Figure

A blog about Swift and iOS development.

Matching with Swift's Optional Pattern

For Example…

Swift enumerations with raw values can be very handy when dealing with "stringly-typed" data of the sort JSON is notorious for:

{
  "characters":[
    {"name":"Hank",
     "class":"ranger"},
    {"name":"Sheila",
     "class":"thief"},
    {"name":"Diana",
     "class":"acrobat"},
    {"name":"Eric",
     "class":"cavalier"}
  ]
}

A string can hold a nearly infinite combination of possible values, and we need that sort of flexibility when representing names (the variety of which is also quite large).

But what about a character's class? There's only a handful of valid values for that. Representing them as strings (with their infinite variability) would not just be overkill, it'd expose us to potentially subtle bugs such as misspellings, capitalization errors, and non-exhaustive switch statements:

switch stringFromJSON{
case "ranger":
  //Good...
case "Thief":
  //Oh no! Wrong capitalization.
case "cavaleer":
  //Oops! Wrong spelling
}
//Yikes! We forgot completely about acrobats!

If we represent a character's class with a strict enum instead of a flexible String, Swift will catch all these bugs for us! And if we give raw values to our enum types, translating back and forth between JSON's strings is pretty easy too:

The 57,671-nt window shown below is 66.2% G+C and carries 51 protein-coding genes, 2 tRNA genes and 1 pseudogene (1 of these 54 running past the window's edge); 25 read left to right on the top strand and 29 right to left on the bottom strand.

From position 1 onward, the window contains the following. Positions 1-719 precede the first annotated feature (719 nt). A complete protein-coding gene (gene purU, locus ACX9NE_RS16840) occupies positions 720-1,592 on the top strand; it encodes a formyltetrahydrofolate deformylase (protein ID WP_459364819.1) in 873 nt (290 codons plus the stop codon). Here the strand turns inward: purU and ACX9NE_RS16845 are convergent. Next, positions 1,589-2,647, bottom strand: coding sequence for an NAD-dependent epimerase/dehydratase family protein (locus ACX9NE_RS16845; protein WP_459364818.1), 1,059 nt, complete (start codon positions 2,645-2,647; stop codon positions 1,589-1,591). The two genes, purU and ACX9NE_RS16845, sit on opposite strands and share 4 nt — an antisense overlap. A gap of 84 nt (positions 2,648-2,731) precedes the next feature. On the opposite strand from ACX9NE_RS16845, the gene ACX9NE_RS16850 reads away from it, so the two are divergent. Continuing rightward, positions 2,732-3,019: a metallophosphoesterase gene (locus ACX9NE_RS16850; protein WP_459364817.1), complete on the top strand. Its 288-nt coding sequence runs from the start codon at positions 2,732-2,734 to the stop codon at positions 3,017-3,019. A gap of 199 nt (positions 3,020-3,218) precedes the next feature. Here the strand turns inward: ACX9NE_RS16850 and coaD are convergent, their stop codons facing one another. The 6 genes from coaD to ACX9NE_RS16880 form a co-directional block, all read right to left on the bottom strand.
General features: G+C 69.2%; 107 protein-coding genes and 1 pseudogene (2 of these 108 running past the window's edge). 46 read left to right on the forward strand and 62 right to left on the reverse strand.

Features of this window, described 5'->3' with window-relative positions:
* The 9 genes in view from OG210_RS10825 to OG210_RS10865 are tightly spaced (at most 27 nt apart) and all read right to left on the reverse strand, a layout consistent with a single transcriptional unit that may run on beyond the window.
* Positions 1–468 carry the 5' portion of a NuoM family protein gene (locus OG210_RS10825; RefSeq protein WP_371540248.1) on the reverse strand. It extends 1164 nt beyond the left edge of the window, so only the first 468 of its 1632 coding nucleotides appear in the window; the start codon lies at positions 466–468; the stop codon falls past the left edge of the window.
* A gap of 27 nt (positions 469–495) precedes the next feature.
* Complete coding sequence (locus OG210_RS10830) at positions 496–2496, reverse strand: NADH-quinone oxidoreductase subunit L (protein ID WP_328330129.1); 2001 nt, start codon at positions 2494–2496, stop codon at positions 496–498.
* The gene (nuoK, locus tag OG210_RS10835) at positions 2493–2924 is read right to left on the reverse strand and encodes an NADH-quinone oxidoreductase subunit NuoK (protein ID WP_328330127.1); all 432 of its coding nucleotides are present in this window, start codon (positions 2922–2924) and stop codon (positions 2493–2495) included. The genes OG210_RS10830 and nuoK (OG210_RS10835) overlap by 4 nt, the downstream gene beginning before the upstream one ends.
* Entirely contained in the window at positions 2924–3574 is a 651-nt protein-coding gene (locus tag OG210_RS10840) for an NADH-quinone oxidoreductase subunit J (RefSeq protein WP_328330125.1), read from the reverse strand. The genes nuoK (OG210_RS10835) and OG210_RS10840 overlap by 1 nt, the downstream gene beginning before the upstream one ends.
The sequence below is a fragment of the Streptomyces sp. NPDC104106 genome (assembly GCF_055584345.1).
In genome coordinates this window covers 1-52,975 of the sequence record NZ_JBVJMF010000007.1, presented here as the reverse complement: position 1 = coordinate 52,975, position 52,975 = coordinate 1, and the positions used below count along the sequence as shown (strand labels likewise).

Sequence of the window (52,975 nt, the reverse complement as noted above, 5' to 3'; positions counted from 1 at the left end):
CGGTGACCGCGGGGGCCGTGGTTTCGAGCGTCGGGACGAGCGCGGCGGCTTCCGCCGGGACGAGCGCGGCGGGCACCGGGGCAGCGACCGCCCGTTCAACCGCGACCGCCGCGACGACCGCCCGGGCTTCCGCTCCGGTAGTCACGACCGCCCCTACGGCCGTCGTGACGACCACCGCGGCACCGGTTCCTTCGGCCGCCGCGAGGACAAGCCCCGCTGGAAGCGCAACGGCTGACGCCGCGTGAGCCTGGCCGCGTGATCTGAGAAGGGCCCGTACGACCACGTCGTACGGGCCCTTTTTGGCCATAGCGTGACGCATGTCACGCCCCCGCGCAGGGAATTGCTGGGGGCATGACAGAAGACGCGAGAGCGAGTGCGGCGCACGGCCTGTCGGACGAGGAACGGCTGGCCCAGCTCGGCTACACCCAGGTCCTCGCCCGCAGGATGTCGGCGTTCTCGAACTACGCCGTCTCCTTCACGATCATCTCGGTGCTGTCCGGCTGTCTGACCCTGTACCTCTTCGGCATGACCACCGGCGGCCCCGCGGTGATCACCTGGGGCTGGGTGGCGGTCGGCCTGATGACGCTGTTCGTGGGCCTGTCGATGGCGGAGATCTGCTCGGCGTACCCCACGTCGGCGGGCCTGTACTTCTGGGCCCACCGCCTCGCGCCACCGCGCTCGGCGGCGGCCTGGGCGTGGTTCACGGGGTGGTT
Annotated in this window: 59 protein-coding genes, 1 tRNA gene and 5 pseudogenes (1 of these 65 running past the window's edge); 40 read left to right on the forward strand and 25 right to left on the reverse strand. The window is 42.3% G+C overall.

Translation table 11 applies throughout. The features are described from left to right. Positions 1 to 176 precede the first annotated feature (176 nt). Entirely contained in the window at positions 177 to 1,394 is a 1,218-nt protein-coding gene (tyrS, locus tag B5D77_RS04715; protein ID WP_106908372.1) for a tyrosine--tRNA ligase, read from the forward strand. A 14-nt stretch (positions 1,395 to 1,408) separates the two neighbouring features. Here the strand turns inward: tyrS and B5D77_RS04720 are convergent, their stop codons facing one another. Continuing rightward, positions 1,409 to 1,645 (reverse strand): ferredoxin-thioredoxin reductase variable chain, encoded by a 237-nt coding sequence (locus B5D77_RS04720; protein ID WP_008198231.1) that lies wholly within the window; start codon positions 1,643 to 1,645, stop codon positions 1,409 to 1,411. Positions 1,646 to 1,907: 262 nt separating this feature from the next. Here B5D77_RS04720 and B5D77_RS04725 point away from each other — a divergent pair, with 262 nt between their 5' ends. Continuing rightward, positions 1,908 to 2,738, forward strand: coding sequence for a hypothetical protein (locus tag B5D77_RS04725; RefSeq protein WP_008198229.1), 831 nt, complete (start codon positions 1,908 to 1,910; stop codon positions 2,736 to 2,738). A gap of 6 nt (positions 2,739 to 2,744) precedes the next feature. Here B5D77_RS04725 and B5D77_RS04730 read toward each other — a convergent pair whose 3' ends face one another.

enum DNDClass:String{
  case Ranger = "ranger"
  case Thief = "thief"
  case Acrobat = "acrobat"
  case Cavalier = "cavalier"
}

let myDNDClass = DNDClass(rawValue:stringFromJSON)
let jsonString = myDNDClass?.rawValue

And this works great… until we try to use it in a switch statement:

switch myDNDClass(rawValue:stringFromJSON){
case .Ranger:
//ERROR:
//Enum case 'Ranger' not found in type 'DNSClass?'
}

See that tricky "?" at the end of DNSClass?? We're getting an optional back from our constructor because rawValue: is actually a failable initializer.

And it makes sense that it would be. Like we said before, strings can hold a nearly infinite number of possible values. Our enum's constructor has to be ready for that:

DNDClass(rawValue:"ranger")
//> "Optional(DNDClass.Ranger)"

DNDClass(rawValue:"foobar")
//> "nil"

We can deal with this by guarding against nils:

guard let c = DNDClass(rawValue:jsonString) else{
  fatalError("Unexpected class: \(jsonString)")
}

switch c{
case .Ranger:
  //Do ranger stuff...
}

And that's okay… But now we have to parse a chunk of logic above our switch before getting down to business.

We could, instead, take advantage of the fact that Optionals are enums:

switch DNDClass(rawValue:jsonString){
case .Some(.Ranger):
  //Do ranger stuff...
case .None:
  fatalError("Unexpected class: \(jsonString)")
}

But now, instead of having a clean abstraction around the very concept of an Optional, we have a leaky abstraction that requires anyone who reads it to understand the .Somes and .Nones being used under the covers. There's a reason, after all, that the Swift Programming Language makes no mention of Optional's implementation.1

The Optional Pattern